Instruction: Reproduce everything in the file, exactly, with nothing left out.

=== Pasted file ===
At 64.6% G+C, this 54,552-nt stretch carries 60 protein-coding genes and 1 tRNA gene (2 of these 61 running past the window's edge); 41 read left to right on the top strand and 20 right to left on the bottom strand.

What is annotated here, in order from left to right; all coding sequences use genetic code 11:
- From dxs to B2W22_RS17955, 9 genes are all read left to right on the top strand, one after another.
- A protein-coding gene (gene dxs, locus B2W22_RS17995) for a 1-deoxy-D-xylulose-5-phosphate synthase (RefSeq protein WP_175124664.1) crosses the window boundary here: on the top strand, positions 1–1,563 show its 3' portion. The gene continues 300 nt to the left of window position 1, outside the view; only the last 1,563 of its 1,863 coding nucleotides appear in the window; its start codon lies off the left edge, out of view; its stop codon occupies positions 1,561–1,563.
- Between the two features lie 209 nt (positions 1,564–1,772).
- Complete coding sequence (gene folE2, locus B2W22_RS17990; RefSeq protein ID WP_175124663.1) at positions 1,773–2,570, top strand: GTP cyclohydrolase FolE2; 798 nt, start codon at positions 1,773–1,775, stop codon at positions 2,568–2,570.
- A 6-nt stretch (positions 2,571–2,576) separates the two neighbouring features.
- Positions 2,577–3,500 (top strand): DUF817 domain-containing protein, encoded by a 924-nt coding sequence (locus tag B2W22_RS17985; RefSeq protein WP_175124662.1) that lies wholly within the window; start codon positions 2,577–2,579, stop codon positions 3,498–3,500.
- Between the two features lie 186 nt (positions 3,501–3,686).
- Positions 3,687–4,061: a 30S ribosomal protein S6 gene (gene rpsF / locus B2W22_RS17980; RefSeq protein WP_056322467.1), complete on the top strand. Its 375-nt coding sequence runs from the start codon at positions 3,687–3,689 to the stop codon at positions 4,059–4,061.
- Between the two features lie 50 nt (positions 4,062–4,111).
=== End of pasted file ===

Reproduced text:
At 64.6% G+C, this 54,552-nt stretch carries 60 protein-coding genes and 1 tRNA gene (2 of these 61 running past the window's edge); 41 read left to right on the top strand and 20 right to left on the bottom strand.

What is annotated here, in order from left to right; all coding sequences use genetic code 11:
- From dxs to B2W22_RS17955, 9 genes are all read left to right on the top strand, one after another.
- A protein-coding gene (gene dxs, locus B2W22_RS17995) for a 1-deoxy-D-xylulose-5-phosphate synthase (RefSeq protein WP_175124664.1) crosses the window boundary here: on the top strand, positions 1–1,563 show its 3' portion. The gene continues 300 nt to the left of window position 1, outside the view; only the last 1,563 of its 1,863 coding nucleotides appear in the window; its start codon lies off the left edge, out of view; its stop codon occupies positions 1,561–1,563.
- Between the two features lie 209 nt (positions 1,564–1,772).
- Complete coding sequence (gene folE2, locus B2W22_RS17990; RefSeq protein ID WP_175124663.1) at positions 1,773–2,570, top strand: GTP cyclohydrolase FolE2; 798 nt, start codon at positions 1,773–1,775, stop codon at positions 2,568–2,570.
- A 6-nt stretch (positions 2,571–2,576) separates the two neighbouring features.
- Positions 2,577–3,500 (top strand): DUF817 domain-containing protein, encoded by a 924-nt coding sequence (locus tag B2W22_RS17985; RefSeq protein WP_175124662.1) that lies wholly within the window; start codon positions 2,577–2,579, stop codon positions 3,498–3,500.
- Between the two features lie 186 nt (positions 3,501–3,686).
- Positions 3,687–4,061: a 30S ribosomal protein S6 gene (gene rpsF / locus B2W22_RS17980; RefSeq protein WP_056322467.1), complete on the top strand. Its 375-nt coding sequence runs from the start codon at positions 3,687–3,689 to the stop codon at positions 4,059–4,061.
- Between the two features lie 50 nt (positions 4,062–4,111).